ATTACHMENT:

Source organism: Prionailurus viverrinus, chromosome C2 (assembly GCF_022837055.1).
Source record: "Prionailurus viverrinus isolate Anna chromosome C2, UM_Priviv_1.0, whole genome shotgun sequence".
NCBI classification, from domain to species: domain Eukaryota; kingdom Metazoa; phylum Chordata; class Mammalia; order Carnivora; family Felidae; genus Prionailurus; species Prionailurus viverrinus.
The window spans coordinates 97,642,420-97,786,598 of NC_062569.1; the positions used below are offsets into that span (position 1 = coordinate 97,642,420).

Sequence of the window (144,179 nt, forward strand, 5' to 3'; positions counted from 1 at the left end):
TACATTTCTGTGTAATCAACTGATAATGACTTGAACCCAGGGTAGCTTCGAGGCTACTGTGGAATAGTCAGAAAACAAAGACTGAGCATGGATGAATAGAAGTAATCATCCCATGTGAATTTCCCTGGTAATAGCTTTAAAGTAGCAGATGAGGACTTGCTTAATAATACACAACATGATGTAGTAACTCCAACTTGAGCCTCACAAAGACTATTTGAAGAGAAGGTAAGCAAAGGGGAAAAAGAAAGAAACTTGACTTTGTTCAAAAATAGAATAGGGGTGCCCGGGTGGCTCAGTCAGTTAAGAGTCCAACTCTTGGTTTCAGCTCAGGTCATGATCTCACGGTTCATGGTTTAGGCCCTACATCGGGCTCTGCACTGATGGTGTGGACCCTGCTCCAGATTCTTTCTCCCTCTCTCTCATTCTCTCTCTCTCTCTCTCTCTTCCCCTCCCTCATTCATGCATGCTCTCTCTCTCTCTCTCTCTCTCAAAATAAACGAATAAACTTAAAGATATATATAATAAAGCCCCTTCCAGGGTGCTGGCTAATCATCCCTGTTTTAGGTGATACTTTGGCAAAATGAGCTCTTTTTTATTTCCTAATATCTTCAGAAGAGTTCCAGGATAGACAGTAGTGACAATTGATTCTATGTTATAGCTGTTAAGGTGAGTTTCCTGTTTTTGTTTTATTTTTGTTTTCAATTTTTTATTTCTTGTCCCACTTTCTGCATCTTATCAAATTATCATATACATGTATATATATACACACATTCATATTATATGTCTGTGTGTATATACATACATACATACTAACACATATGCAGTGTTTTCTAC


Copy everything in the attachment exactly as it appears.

Source organism: Prionailurus viverrinus, chromosome C2 (assembly GCF_022837055.1).
Source record: "Prionailurus viverrinus isolate Anna chromosome C2, UM_Priviv_1.0, whole genome shotgun sequence".
NCBI classification, from domain to species: domain Eukaryota; kingdom Metazoa; phylum Chordata; class Mammalia; order Carnivora; family Felidae; genus Prionailurus; species Prionailurus viverrinus.
The window spans coordinates 97,642,420-97,786,598 of NC_062569.1; the positions used below are offsets into that span (position 1 = coordinate 97,642,420).

Sequence of the window (144,179 nt, forward strand, 5' to 3'; positions counted from 1 at the left end):
TACATTTCTGTGTAATCAACTGATAATGACTTGAACCCAGGGTAGCTTCGAGGCTACTGTGGAATAGTCAGAAAACAAAGACTGAGCATGGATGAATAGAAGTAATCATCCCATGTGAATTTCCCTGGTAATAGCTTTAAAGTAGCAGATGAGGACTTGCTTAATAATACACAACATGATGTAGTAACTCCAACTTGAGCCTCACAAAGACTATTTGAAGAGAAGGTAAGCAAAGGGGAAAAAGAAAGAAACTTGACTTTGTTCAAAAATAGAATAGGGGTGCCCGGGTGGCTCAGTCAGTTAAGAGTCCAACTCTTGGTTTCAGCTCAGGTCATGATCTCACGGTTCATGGTTTAGGCCCTACATCGGGCTCTGCACTGATGGTGTGGACCCTGCTCCAGATTCTTTCTCCCTCTCTCTCATTCTCTCTCTCTCTCTCTCTCTTCCCCTCCCTCATTCATGCATGCTCTCTCTCTCTCTCTCTCTCTCAAAATAAACGAATAAACTTAAAGATATATATAATAAAGCCCCTTCCAGGGTGCTGGCTAATCATCCCTGTTTTAGGTGATACTTTGGCAAAATGAGCTCTTTTTTATTTCCTAATATCTTCAGAAGAGTTCCAGGATAGACAGTAGTGACAATTGATTCTATGTTATAGCTGTTAAGGTGAGTTTCCTGTTTTTGTTTTATTTTTGTTTTCAATTTTTTATTTCTTGTCCCACTTTCTGCATCTTATCAAATTATCATATACATGTATATATATACACACATTCATATTATATGTCTGTGTGTATATACATACATACATACTAACACATATGCAGTGTTTTCTAC